For a fighter who is just 5-foot-8 and made his pro debut at 140 pounds, one would think there is a limit to how high he can eventually rise in weight and still be effective. Luckily, for pound-for-pound king Canelo Alvarez, he doesn’t believe in limitations of any kind.
Fresh off a 2021 fighter of the year campaign in which he became the first undisputed champion in super middleweight history, Alvarez (57-1-2, 39 KOs) will move back up to 175 pounds on Saturday to challenge WBA light heavyweight champion Dmitry Bivol (19-0, 11 KOs) inside T-Mobile Arena in Las Vegas (DAZN PPV, 8 p.m. ET).
Saul Canelo Alvarez and Dmitry Bivol had no problems with the scales and are ready for the fight this May 7 at the T-Mobile in Las Vegas, Nevada, where the Russian will expose the World Boxing Association semi full world title.
The first to step on the scales was the champion, without problems he scored 174.6; when the Mexican stepped on stage mariachi music played and the fans began to chant his name; without problems Alvarez gave 174.4. The division limit is 175.
Canelo Alvarez 174.4 vs. Dmitry Bivol 174.6
(WBA light heavyweight title)
Montana Love 140 vs. Gabriel Gollaz 138.6
Shakhram Giyasov 146.6 vs. Christian Gomez 146
Marc Castro 134.8 vs. Pedro Vicente 134.8
Zhilei Zhang 276.2 vs. Scott Alexander 222.6
Joselito Velazquez 112.4 vs. Jose Soto 113.8
Before Alvarez can entertain any future offers at even larger weights, the four-division champion and pound-for-pound king must first deal with the talented Bivol, a 31-year-old native of Russia who was born in Kyrgyzstan and went on to enjoy a decorated amateur career.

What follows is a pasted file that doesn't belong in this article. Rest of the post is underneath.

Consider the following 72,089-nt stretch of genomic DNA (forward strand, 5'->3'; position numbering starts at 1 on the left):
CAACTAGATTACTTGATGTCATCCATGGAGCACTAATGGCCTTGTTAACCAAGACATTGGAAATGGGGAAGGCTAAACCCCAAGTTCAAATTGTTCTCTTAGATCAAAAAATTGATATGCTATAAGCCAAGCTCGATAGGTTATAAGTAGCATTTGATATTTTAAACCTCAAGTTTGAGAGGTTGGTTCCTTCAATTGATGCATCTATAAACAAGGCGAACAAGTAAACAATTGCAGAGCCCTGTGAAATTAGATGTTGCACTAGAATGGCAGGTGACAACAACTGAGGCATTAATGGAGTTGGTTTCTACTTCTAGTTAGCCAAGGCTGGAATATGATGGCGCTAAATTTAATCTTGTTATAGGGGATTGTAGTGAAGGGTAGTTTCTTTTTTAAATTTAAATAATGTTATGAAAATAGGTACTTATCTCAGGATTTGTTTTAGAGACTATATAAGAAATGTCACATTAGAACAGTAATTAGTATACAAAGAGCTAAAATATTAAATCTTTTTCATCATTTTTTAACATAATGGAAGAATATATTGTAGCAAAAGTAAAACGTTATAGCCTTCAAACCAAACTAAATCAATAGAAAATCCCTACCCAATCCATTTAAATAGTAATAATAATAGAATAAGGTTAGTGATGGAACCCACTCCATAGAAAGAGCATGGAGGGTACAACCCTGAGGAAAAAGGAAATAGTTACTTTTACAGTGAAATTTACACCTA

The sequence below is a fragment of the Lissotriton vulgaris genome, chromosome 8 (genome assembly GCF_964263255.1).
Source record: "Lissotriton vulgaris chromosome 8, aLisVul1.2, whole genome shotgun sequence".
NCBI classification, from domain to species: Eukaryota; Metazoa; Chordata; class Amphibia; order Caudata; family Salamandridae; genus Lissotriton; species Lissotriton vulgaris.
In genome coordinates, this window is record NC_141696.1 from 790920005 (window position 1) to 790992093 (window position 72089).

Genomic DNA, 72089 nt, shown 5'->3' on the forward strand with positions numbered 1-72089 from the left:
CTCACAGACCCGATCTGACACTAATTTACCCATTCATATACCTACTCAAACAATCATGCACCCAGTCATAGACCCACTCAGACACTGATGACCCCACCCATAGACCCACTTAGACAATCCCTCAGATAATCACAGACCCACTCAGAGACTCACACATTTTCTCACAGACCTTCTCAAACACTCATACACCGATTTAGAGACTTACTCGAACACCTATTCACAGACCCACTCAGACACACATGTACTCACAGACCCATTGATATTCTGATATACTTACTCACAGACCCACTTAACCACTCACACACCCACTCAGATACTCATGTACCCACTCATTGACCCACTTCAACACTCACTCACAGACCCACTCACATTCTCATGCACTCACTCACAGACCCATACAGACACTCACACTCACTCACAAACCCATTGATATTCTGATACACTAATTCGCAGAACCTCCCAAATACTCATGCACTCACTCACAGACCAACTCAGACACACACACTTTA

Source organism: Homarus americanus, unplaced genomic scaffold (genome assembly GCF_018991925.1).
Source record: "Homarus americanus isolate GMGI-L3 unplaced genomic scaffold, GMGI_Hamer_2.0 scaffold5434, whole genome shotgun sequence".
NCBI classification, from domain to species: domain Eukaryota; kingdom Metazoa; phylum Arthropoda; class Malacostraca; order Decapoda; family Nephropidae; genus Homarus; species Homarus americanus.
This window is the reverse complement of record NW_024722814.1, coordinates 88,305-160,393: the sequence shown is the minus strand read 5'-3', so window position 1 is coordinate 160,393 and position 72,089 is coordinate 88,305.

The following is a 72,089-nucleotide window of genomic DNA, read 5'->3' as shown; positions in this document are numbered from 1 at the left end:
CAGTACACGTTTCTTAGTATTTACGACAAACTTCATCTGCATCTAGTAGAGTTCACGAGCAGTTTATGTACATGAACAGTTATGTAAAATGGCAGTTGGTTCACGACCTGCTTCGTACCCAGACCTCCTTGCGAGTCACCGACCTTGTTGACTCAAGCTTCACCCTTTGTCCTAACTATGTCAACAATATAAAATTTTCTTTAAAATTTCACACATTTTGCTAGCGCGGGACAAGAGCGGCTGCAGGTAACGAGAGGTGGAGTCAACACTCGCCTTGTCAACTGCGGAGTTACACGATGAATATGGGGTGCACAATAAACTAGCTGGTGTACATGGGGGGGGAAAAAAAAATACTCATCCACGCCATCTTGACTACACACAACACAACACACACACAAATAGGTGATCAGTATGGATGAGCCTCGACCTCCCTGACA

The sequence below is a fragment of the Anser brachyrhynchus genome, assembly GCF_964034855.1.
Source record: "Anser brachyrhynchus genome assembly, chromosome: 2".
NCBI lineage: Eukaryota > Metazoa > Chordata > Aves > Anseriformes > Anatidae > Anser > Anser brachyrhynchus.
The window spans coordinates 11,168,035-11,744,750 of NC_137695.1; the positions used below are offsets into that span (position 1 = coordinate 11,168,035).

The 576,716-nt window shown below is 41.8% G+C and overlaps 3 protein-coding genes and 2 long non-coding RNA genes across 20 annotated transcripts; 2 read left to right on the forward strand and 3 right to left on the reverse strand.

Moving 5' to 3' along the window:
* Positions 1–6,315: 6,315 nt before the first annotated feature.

Bivol is often looked at as a safe fighter who relies on his footwork, defense and technique to outbox opponents from distance. But can he dig in and throw caution to the wind against Alvarez if the fight calls for it? It’s a proposition Bivol might need to consider after seeing Alvarez consistently move up in weight and incredibly carry his power up with him.
Fight card, odds
Saul “Canelo” Alvarez -550 vs. Dmitry Bivol (c) +400, WBA light heavyweight championship
Zhilei Zhang -1500 vs. Scott Alexander +800, heavyweights
Montana Love -700 vs. Gabriel Valenzuela +500, junior welterweights
Shakhram Giyasov -340 vs. Christian Gomez +270, welterweights
Marc Castro -4000 vs. Pedro Vincente +1500, lightweights
Everything you said about Bivol is correct. He’s got a great jab, he can range find and pump it with some power. It can be effective, it can be consistent, it serves a lot of functions. But he doesn’t have a lot of creativity behind it. He’s not a razzle dazzle puncher. He’s just got hardcore, well established basics. I think a guy like Canelo, you marvel at his power, you marvel at the fact that he’s never been knocked down, but the thing that gets lost in it is that he’s one of the smartest fighters that we have. He’s just a genius.